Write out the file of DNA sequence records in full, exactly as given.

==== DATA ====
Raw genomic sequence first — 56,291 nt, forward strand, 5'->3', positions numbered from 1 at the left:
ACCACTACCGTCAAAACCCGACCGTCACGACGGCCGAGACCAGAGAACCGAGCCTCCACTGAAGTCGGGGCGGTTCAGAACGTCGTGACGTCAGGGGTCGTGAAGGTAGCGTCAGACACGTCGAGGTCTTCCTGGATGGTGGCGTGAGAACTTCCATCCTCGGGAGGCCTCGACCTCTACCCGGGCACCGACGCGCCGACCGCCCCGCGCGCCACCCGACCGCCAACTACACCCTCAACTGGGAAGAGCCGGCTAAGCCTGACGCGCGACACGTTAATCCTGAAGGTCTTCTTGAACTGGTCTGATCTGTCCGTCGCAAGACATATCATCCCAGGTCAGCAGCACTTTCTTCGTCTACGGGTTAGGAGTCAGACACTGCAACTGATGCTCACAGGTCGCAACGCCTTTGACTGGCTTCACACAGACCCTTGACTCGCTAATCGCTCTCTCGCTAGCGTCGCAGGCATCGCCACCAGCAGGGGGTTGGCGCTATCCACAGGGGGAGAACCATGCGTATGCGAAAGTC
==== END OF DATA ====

Raw genomic sequence first — 56,291 nt, forward strand, 5'->3', positions numbered from 1 at the left:
ACCACTACCGTCAAAACCCGACCGTCACGACGGCCGAGACCAGAGAACCGAGCCTCCACTGAAGTCGGGGCGGTTCAGAACGTCGTGACGTCAGGGGTCGTGAAGGTAGCGTCAGACACGTCGAGGTCTTCCTGGATGGTGGCGTGAGAACTTCCATCCTCGGGAGGCCTCGACCTCTACCCGGGCACCGACGCGCCGACCGCCCCGCGCGCCACCCGACCGCCAACTACACCCTCAACTGGGAAGAGCCGGCTAAGCCTGACGCGCGACACGTTAATCCTGAAGGTCTTCTTGAACTGGTCTGATCTGTCCGTCGCAAGACATATCATCCCAGGTCAGCAGCACTTTCTTCGTCTACGGGTTAGGAGTCAGACACTGCAACTGATGCTCACAGGTCGCAACGCCTTTGACTGGCTTCACACAGACCCTTGACTCGCTAATCGCTCTCTCGCTAGCGTCGCAGGCATCGCCACCAGCAGGGGGTTGGCGCTATCCACAGGGGGAGAACCATGCGTATGCGAAAGTC